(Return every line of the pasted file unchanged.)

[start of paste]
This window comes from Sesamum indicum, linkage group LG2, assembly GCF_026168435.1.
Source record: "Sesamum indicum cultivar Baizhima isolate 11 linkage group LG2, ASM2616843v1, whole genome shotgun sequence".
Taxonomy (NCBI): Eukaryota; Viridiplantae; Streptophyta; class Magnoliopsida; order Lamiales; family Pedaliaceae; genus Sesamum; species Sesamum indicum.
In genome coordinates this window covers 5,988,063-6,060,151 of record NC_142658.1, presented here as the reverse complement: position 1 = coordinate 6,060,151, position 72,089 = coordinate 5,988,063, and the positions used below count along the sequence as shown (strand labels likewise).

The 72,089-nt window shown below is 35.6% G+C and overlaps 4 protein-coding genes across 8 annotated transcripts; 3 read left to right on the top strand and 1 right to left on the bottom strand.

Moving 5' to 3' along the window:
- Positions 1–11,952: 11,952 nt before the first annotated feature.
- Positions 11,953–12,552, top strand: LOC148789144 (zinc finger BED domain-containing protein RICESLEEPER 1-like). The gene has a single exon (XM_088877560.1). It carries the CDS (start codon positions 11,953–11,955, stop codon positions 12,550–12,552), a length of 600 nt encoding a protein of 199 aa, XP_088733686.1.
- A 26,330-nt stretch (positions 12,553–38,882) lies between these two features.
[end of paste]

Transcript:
This window comes from Sesamum indicum, linkage group LG2, assembly GCF_026168435.1.
Source record: "Sesamum indicum cultivar Baizhima isolate 11 linkage group LG2, ASM2616843v1, whole genome shotgun sequence".
Taxonomy (NCBI): Eukaryota; Viridiplantae; Streptophyta; class Magnoliopsida; order Lamiales; family Pedaliaceae; genus Sesamum; species Sesamum indicum.
In genome coordinates this window covers 5,988,063-6,060,151 of record NC_142658.1, presented here as the reverse complement: position 1 = coordinate 6,060,151, position 72,089 = coordinate 5,988,063, and the positions used below count along the sequence as shown (strand labels likewise).

The 72,089-nt window shown below is 35.6% G+C and overlaps 4 protein-coding genes across 8 annotated transcripts; 3 read left to right on the top strand and 1 right to left on the bottom strand.

Moving 5' to 3' along the window:
- Positions 1–11,952: 11,952 nt before the first annotated feature.
- Positions 11,953–12,552, top strand: LOC148789144 (zinc finger BED domain-containing protein RICESLEEPER 1-like). The gene has a single exon (XM_088877560.1). It carries the CDS (start codon positions 11,953–11,955, stop codon positions 12,550–12,552), a length of 600 nt encoding a protein of 199 aa, XP_088733686.1.
- A 26,330-nt stretch (positions 12,553–38,882) lies between these two features.